What Does the Defeat of Houston’s Equal Rights Ordinance Mean for the City?

“We saw that the opponents of HERO came out very early and framed this is a public safety issue, as opposed to framing it as an anti-discrimination issue.”

By Rhonda FanningNovember 4, 2015 10:54 am| ,

The Houston Equal Rights Ordinance – HERO – after all the noise, the ads, and tweets, nothing has changed in Houston Texas …or has it?

Annise Parker, the outgoing mayor of Houston, laments the failure of the so-called HERO ordinance.

“I fear that this will have stained Houston’s reputation as a tolerant, welcoming global city and I absolutely fear that there will be a direct economic backlash as a result of this ordinance going into defeat,” she says in a speech after the decision.

Celebrating its defeat, Lt. Governor Dan Patrick: “I’m disappointed that the mayor could not be gracious tonight… the people of Texas spoke up in Houston and made it very clear this is not the kind of city that they want to live in.”

In the end, the equal rights proposition was rejected by 61 percent of voters in Houston.

Brandon Rottinghaus, associate professor of political science at the University of Houston, has been tracking the twists and turns of this law closely.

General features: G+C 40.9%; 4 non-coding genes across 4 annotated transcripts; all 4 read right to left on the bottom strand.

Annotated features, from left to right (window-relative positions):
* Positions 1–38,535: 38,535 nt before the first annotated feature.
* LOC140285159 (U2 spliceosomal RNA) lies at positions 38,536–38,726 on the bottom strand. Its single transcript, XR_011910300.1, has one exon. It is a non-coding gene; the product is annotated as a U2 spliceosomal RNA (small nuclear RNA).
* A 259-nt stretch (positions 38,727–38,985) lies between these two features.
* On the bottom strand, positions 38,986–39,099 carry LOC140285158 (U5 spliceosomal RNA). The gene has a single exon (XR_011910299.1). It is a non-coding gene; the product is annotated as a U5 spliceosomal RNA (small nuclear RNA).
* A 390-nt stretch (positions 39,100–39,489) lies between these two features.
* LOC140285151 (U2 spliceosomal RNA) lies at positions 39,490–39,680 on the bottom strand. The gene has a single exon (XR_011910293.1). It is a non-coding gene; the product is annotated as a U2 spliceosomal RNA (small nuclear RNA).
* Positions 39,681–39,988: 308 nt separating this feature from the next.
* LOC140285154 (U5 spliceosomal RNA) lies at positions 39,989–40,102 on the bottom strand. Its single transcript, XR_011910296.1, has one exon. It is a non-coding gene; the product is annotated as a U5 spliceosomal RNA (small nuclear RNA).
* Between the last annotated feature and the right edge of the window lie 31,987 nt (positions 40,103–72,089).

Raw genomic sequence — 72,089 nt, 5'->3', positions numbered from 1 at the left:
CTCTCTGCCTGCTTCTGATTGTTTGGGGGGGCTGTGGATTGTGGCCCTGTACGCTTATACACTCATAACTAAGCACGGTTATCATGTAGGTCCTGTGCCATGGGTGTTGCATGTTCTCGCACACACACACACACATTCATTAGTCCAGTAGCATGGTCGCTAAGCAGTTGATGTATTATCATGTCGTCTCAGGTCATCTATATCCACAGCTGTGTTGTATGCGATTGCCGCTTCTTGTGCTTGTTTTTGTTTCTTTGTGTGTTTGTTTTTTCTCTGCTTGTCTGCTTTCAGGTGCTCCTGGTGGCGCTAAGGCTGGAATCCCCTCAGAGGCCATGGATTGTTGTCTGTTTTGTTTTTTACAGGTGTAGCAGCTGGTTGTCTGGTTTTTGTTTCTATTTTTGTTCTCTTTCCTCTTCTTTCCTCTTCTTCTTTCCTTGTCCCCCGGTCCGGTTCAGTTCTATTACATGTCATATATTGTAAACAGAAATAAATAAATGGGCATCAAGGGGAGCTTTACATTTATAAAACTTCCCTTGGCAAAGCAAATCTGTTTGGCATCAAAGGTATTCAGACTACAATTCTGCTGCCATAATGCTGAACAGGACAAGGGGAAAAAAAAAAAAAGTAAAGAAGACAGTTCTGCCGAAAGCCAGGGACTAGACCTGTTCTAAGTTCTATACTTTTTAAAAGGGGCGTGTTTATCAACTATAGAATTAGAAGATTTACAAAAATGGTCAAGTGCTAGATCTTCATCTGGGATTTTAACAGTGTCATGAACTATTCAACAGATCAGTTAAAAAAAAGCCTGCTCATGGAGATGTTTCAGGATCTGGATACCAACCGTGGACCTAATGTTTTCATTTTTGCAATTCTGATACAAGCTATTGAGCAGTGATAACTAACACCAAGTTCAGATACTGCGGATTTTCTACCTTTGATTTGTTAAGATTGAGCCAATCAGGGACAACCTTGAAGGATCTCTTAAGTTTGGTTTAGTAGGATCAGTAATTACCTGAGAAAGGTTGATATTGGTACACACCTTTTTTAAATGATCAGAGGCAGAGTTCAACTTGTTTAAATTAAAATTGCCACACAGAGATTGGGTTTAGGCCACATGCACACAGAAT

On Mayor Parker’s influence on HERO: 

“I honestly thought that seeing that the ordinance was in trouble that Houston voters would steer into the skid, that they would come out and vote in favor of HERO and making the city what Annise Parker believed it to be, but that clearly didn’t happen,” he says.

On the potential economic backlash: 

“There’s a hardening effect of these kinds of issues that precipitates to the board rooms and to the living rooms of America, perhaps the rest of the world, when people have to make decisions about where to put their conference, where to hold their convention, where to go to visit to enjoy some ballet or good food,” he says.

On Houston as a politically progressive city:

“I think that there is a fear that amongst, certainly Democrats, that Houston as the next possible foothold in turning the state blue, simply isn’t ready for that step,” he says.

“The fact is that you saw some interesting coalitions develop here. You have African-Americans, who are more religiously oriented or socially conservative on these issues; Latinos who are ambivalent or perhaps leaning ‘no’ on some of these hot-button religious issues, so there is a coalition problem for Democrats.”

On how citizens of Houston voted: 

“The framing issue is critical. We saw that the opponents of HERO came out very early and framed this is a public safety issue, as opposed to framing it as an anti-discrimination issue.”

“The fact that we saw such a great margin of defeat for HERO shows that there individuals who were in the middle, who were not just the kind of rabid, come-out-to-vote Republicans that were activated, persuaded by that framing.”

Listen to the full audio in the player above.